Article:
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Who am I?

I’m a black man in the twilight of his years who has spent his entire life trying to be somebody else, trying to blend into a society that judges me not by what I can contribute to it but by its subconscious fears because of the color of my skin. That badge ascribes to me all sorts of misnomers and assumptions I have strived to dispel in the minds of white people I don’t even know. My success, even my survival, depends on it. 

I must be lazy and never on time. I imagine the content of the thought bubbles above the heads of stern-looking white faces a few minutes after the time of expected delivery. I must not be all that smart because my segregated schools were only intended to teach me how to clock in. I must not know much about anything other than sports since that would be one of the first things a white stranger wanting to be simpatico would ask struggling to make conversation. If I could only count the number of times I have been asked, “Did you play (insert typical sport here)?” 

I must not be capable of fitting into high stress environments such as marketing multi billion dollar pharmaceuticals. After a successful and awarded career in the graphic design field, the white psychologist of a Fortune 500 company where I had just been hired told me the results of the test he had given me indicated I would do well as a dockworker. I just smiled, thanked him for his thoughts and then recognized I must have been interviewed by a racist. I must be a sexual predator as I was once accused of harassment for a joking retort to a white southern female associate referring to bare feet and shoes. My white manager, who I truly admired, once cautioned me that any mistake might well follow me throughout my career there. His comment was, “One aw shit can wipe out a whole bunch of atta’ boys.”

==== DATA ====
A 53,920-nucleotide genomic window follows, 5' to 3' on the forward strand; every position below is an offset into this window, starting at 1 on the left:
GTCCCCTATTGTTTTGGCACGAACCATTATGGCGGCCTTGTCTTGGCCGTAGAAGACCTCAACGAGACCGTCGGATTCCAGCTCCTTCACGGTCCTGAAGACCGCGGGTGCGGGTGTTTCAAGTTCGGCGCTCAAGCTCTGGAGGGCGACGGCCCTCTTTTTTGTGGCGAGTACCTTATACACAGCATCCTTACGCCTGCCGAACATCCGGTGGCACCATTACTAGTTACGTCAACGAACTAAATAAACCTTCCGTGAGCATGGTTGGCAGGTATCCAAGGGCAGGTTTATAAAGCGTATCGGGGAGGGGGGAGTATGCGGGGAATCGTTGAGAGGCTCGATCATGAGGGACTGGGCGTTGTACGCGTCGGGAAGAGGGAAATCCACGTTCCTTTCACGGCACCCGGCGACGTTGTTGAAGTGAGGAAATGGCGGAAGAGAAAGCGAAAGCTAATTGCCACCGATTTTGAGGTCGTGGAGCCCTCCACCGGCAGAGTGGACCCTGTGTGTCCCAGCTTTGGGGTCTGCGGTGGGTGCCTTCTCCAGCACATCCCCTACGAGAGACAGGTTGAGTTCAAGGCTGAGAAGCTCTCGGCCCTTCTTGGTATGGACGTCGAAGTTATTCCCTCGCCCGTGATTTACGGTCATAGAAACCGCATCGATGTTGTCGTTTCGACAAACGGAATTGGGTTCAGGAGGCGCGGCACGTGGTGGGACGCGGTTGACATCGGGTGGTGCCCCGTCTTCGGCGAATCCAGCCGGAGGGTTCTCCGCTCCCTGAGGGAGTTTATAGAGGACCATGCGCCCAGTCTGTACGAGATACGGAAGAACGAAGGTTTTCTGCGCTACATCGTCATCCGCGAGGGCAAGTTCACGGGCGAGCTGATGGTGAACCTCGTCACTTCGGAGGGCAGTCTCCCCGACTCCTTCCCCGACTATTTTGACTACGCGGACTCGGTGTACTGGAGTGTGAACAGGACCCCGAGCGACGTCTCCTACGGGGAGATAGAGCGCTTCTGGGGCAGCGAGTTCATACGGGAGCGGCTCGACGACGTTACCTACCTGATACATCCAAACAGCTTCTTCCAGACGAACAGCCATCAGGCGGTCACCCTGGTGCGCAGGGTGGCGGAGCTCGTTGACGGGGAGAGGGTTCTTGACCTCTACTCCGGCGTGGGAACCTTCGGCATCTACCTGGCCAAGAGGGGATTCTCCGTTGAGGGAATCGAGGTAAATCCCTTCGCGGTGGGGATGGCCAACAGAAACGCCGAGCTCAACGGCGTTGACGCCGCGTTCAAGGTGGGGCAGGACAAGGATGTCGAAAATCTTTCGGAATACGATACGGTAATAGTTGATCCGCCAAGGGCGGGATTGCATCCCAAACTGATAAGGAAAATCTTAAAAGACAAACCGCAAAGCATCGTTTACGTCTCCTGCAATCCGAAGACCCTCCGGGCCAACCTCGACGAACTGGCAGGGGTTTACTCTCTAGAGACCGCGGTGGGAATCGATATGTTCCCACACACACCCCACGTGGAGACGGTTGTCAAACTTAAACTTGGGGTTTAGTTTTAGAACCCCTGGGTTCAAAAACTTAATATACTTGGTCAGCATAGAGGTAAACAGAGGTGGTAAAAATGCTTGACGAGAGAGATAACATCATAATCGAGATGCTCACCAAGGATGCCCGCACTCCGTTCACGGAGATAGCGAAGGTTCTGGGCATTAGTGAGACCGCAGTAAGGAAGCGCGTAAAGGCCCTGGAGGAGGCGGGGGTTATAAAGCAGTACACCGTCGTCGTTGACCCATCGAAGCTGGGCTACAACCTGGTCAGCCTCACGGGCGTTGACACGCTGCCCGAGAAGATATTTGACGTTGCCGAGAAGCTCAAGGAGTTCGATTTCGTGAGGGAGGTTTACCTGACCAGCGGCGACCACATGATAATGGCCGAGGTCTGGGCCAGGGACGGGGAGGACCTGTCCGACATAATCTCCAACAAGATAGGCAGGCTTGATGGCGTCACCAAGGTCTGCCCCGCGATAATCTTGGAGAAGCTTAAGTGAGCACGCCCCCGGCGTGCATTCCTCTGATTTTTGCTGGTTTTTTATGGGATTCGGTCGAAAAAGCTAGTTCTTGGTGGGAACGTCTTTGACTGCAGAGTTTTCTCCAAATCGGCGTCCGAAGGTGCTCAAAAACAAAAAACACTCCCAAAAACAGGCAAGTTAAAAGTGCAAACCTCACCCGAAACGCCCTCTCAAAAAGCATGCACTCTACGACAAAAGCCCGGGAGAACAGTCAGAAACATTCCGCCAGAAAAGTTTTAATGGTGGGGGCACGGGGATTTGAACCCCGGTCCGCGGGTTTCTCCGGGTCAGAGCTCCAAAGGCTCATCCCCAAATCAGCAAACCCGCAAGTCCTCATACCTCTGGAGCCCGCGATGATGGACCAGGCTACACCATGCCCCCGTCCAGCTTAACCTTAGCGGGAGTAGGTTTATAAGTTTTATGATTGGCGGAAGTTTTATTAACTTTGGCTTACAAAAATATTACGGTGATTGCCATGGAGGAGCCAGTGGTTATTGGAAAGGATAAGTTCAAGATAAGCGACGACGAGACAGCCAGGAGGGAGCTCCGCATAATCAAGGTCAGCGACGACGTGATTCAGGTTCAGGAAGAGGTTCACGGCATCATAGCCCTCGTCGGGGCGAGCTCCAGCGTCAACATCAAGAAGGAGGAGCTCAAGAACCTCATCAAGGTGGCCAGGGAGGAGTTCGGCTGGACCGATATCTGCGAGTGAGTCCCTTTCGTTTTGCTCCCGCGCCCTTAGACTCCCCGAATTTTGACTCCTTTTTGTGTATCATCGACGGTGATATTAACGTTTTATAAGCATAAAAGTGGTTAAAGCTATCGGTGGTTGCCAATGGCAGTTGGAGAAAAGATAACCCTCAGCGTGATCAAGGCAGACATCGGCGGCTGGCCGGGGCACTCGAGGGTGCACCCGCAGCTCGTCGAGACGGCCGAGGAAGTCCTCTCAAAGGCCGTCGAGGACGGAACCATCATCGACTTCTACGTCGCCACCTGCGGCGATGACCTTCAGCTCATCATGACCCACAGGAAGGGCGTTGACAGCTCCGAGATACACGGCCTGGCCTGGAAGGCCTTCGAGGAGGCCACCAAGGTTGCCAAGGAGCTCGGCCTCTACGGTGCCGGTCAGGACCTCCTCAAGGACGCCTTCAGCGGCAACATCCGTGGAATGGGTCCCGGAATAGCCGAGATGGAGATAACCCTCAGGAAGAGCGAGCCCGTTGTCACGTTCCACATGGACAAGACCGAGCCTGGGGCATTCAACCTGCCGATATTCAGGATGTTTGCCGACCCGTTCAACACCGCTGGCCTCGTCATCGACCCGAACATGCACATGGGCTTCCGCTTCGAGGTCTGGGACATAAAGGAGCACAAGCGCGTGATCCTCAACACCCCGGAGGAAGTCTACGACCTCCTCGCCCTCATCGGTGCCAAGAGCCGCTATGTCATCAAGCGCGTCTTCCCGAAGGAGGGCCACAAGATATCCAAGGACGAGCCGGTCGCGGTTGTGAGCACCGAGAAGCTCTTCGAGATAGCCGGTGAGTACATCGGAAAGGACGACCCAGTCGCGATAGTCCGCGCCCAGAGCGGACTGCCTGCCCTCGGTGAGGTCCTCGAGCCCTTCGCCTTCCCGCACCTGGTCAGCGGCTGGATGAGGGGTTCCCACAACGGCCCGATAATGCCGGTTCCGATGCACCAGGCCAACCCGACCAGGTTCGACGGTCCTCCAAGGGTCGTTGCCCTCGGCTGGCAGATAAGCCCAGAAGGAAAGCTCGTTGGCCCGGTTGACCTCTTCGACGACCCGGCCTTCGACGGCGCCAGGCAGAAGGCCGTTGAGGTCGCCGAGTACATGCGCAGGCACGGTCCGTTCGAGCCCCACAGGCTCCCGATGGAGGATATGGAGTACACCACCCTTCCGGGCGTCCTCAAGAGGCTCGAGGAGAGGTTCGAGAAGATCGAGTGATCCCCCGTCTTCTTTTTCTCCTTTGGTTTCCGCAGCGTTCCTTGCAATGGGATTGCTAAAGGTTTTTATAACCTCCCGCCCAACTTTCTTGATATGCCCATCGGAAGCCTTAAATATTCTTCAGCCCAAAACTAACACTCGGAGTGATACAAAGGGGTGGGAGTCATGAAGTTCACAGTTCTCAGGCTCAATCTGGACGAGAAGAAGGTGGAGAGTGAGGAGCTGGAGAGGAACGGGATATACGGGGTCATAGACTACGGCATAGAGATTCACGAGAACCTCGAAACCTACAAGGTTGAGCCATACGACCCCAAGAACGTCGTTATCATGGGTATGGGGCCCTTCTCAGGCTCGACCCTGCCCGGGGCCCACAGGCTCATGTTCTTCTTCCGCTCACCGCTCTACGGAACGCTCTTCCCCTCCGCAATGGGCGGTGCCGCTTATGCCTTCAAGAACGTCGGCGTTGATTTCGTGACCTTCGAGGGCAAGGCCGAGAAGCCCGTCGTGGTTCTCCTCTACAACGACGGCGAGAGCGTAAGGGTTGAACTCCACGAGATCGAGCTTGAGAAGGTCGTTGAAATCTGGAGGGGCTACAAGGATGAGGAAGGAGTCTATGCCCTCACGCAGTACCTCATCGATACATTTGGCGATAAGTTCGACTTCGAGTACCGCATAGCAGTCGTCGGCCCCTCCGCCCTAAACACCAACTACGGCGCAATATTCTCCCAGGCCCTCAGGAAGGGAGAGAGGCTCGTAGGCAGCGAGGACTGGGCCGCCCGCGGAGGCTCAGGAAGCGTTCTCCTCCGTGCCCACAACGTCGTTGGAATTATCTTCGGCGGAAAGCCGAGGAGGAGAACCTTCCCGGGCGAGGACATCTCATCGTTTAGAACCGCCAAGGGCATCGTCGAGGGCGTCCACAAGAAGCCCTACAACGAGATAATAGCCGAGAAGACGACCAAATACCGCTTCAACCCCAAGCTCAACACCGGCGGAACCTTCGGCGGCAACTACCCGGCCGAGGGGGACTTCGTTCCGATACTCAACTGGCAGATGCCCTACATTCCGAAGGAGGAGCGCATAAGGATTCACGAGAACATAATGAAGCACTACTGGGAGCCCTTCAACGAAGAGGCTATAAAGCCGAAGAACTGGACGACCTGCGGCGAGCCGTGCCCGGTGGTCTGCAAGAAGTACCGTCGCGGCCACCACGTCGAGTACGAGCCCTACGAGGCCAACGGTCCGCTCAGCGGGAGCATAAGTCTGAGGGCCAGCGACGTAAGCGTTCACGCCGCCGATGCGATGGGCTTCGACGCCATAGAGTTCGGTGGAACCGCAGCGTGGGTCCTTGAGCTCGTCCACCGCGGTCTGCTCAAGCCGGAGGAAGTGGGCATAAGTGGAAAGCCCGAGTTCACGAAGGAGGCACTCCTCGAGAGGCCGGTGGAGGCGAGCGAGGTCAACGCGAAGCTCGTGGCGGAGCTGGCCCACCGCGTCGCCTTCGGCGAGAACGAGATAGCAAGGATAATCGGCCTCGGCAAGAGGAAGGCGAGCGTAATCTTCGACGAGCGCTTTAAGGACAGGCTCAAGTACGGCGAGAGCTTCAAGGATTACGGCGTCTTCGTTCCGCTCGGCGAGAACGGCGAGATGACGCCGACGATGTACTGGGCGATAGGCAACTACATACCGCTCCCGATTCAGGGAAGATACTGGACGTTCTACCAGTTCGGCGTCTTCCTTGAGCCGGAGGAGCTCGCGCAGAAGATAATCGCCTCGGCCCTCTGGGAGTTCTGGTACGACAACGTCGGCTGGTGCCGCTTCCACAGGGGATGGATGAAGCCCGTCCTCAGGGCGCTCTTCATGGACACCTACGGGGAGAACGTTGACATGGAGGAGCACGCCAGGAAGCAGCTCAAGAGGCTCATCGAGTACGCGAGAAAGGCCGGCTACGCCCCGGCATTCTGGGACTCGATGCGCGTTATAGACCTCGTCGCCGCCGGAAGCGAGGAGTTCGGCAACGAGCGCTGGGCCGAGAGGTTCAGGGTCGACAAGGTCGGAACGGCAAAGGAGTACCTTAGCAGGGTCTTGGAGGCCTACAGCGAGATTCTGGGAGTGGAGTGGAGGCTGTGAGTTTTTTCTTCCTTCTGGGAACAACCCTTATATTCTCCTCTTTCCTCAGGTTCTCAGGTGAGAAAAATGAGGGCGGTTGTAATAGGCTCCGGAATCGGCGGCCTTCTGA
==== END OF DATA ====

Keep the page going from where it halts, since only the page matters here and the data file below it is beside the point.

I must be part animal as to my Jewish college roommate’s surprise I didn’t have a tail. I must be inherently dangerous to tremble at the sight of a police car in my rearview mirror or a white man proudly displaying the gun on his hip prepared to “stand his ground.”

So who am I? I’m the son of the son of the son of the son of an enslaved African American named George Russell. I am a proud survivor ascended from a whole host of survivors. My ancestors were among those who endured the brutality of the “crossing,” bore the yoke of hard labor, endured the whip building the wealth of the slave master only to be regarded as less than the family dog. My ancestors raised and nurtured the children of their masters only to have their own sold away. They may have bent but they did not break. They survived the most unbelievable physical, psychological and emotional trauma one man can heap upon another and his family and his generations to come. They came through it and I owe them my deepest heart-felt gratitude for their strength.

To honor their struggle and sacrifice and perseverance, I must tell my story because it is truly upon their shoulders I stand.

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